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Social enterprise and Salvation Army bring beehives to Halifax’s Uniacke Square

Social enterprise and Salvation Army bring beehives to Halifax’s Uniacke Square
WATCH: A youth led social enterprise is teaching young people how to turn a little bit of honey into money. Alicia Draus has more.

About 10,000 bees are now settling into their new home in Uniacke Square.

Two hives have been set up at the Salvation Army’s Open Arms location through a partnership with the youth-led social enterprise project BEEA Honey With Heart.

READ MORE: Youth-led social enterprise now selling honey products at Halifax Seaport Farmer’s Market

“We have so many kids who live within a short distance of the centre,” said Jen Lohnes, the program coordinator for the Open Arms centre.

“It seemed like just a really natural fit to bring the bees to the kids.”

BEEA has found success since first starting out four years ago. The program now sells honey harvested from the hives at the Halifax Seaport Farmers’ Market with funds going towards scholarships for the youth.

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“We have almost a million bees in our program and between 25 and 35 youth,” said Kim Drisdelle, a facilitator for the BEEA Honey With Heart.

The Uniacke Square location is the sixth site for hives and the second community partnership.

“They are able to do with their hives whatever they want,” said Drisdelle. “We’ll train them in, and then they can use the honey they harvest for whatever they want.”

Lohnes says at this point they have no plans to sell the honey from Uniacke Square– but will be giving it away in the community.

“We want to try and create a way where our kids can intentionally be giving back to their neighbour and friends,” said Lohnes.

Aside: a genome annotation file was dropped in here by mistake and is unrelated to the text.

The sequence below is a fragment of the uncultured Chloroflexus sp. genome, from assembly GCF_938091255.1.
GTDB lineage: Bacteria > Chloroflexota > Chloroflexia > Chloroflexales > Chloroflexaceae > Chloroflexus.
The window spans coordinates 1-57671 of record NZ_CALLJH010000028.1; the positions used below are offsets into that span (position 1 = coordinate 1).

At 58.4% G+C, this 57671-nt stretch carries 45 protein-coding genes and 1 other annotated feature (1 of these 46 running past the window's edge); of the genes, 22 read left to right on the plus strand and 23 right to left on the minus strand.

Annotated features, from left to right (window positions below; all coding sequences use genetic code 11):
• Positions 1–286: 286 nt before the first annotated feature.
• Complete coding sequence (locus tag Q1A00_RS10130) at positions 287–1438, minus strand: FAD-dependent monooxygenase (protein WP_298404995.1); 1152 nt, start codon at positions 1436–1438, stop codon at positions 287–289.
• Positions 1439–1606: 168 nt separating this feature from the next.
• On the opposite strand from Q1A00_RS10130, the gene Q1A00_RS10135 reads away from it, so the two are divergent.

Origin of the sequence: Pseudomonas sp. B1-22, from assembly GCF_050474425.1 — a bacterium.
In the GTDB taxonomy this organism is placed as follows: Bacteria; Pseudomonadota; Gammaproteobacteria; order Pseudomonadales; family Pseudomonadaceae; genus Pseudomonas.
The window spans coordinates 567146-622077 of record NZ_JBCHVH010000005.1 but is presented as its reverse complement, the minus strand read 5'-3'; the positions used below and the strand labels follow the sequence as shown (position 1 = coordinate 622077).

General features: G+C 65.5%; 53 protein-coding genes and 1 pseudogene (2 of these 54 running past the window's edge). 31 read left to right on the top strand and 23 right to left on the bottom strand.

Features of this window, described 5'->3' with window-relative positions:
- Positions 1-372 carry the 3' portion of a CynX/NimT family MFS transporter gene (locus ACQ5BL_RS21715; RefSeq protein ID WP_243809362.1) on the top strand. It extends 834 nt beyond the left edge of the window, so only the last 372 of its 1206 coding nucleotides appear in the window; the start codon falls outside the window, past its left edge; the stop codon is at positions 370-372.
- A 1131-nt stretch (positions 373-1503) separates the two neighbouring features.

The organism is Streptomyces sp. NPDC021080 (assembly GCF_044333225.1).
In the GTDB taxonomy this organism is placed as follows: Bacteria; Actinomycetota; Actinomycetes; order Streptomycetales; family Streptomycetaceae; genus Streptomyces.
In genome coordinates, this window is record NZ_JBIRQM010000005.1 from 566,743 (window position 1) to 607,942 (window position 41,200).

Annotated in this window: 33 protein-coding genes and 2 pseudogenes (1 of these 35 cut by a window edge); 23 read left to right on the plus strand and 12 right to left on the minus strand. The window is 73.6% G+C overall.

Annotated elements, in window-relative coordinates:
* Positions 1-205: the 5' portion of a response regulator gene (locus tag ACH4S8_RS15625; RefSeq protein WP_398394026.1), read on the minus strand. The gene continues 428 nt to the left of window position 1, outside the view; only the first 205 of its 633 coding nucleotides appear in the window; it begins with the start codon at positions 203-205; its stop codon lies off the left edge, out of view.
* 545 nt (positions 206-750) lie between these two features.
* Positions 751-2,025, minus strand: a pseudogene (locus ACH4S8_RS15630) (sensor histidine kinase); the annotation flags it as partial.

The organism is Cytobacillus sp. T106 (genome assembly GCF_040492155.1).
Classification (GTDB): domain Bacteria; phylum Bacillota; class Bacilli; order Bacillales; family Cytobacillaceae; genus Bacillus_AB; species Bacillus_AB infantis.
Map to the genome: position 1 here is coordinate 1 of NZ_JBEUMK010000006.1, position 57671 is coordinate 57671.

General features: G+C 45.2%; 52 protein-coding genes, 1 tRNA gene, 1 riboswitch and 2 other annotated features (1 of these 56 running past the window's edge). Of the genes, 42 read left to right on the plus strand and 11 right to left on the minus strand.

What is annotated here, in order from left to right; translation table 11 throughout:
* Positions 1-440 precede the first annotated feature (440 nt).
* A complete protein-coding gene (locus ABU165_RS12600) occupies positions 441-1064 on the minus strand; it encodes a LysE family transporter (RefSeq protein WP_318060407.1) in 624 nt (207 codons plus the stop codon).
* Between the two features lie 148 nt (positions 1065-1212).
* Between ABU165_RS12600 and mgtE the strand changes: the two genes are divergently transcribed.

At the opening of the site Friday afternoon, a handful of youth donned the beekeeping outfit and stepped right in to learn what it’s all about.

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For Khalid Alghdayan, the best part was getting to lift the frames holding the bees out of the hives.

“You have to keep it standing up this way, not sideways,” he said. “Because if you put it sideways the honey would fall down so you have to keep it up.”

WATCH: Moncton family brings awareness to dying bee population by mowing letter B into their yard

Moncton family brings awareness to dying bee population by mowing letter B into their yard
Moncton family brings awareness to dying bee population by mowing letter B into their yard

While Alghdayan says he’s never spent time around bees before, he wasn’t scared.

“I’m all protected,” he said.

Local youth like Alghadayan will be responsible for maintaining the hives and caring for the bees.

The program already has over a dozen kids who will be taking part in the beekeeping program on a weekly basis.

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“Those are all kids who are in grades five to grade ten and why that’s really special for us is because those are the kids who typically age out of programs,” said Lohnes.

“So this is providing them a great opportunity to stay connected with our centre, to still give them something to do after school and give them something to look forward to with the honey harvest in the fall.”